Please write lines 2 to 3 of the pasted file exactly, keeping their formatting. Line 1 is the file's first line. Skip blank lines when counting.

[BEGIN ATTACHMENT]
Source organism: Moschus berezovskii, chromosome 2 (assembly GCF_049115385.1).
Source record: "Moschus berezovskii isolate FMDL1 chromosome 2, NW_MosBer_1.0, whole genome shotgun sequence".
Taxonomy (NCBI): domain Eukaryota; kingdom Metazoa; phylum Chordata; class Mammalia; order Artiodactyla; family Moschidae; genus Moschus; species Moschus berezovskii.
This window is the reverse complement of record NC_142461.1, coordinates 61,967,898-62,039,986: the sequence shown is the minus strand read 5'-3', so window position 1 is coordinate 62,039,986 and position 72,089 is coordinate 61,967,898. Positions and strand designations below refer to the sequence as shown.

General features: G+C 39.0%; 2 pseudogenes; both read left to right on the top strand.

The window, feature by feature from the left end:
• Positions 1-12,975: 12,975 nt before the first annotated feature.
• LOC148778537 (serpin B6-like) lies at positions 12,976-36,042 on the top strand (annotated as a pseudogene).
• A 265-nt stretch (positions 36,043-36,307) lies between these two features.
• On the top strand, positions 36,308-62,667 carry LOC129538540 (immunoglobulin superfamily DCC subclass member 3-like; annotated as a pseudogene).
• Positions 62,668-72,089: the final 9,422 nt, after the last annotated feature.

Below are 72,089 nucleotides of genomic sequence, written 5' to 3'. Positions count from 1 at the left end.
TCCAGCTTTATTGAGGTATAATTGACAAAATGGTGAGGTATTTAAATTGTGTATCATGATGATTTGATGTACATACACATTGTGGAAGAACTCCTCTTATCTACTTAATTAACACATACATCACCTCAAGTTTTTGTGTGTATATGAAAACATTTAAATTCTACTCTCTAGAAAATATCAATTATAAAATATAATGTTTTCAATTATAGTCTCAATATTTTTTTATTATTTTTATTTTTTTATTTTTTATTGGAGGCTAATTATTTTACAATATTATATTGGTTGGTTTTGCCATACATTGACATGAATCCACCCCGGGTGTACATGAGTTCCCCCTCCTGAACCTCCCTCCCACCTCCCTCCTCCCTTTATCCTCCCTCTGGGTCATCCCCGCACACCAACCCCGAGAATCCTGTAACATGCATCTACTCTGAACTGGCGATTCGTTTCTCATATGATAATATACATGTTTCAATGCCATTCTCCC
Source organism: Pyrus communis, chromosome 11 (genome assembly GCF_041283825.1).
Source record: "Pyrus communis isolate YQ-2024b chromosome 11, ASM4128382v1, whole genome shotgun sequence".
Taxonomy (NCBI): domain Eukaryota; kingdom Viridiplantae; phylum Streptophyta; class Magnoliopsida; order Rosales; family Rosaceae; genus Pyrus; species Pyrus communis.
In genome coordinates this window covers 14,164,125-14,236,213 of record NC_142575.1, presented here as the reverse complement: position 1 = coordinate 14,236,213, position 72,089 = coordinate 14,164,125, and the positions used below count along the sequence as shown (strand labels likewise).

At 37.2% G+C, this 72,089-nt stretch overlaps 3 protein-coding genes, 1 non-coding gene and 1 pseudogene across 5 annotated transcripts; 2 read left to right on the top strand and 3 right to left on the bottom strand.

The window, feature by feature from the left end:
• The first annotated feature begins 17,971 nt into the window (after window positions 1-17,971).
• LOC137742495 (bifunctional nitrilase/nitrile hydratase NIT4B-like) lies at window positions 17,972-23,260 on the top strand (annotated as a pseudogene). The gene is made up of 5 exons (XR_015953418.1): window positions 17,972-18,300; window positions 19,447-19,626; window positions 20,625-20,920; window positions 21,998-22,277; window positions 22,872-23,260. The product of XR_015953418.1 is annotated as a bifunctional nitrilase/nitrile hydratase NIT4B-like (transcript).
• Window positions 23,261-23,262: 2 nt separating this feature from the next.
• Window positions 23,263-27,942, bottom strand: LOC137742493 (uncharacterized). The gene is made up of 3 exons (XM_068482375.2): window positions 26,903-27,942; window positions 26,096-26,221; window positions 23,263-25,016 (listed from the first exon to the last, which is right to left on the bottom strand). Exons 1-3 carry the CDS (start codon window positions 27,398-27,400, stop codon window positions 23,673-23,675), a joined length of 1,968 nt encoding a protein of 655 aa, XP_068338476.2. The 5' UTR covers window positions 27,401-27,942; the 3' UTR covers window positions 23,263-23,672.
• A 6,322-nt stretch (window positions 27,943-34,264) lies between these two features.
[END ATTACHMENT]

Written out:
Source record: "Moschus berezovskii isolate FMDL1 chromosome 2, NW_MosBer_1.0, whole genome shotgun sequence".
Taxonomy (NCBI): domain Eukaryota; kingdom Metazoa; phylum Chordata; class Mammalia; order Artiodactyla; family Moschidae; genus Moschus; species Moschus berezovskii.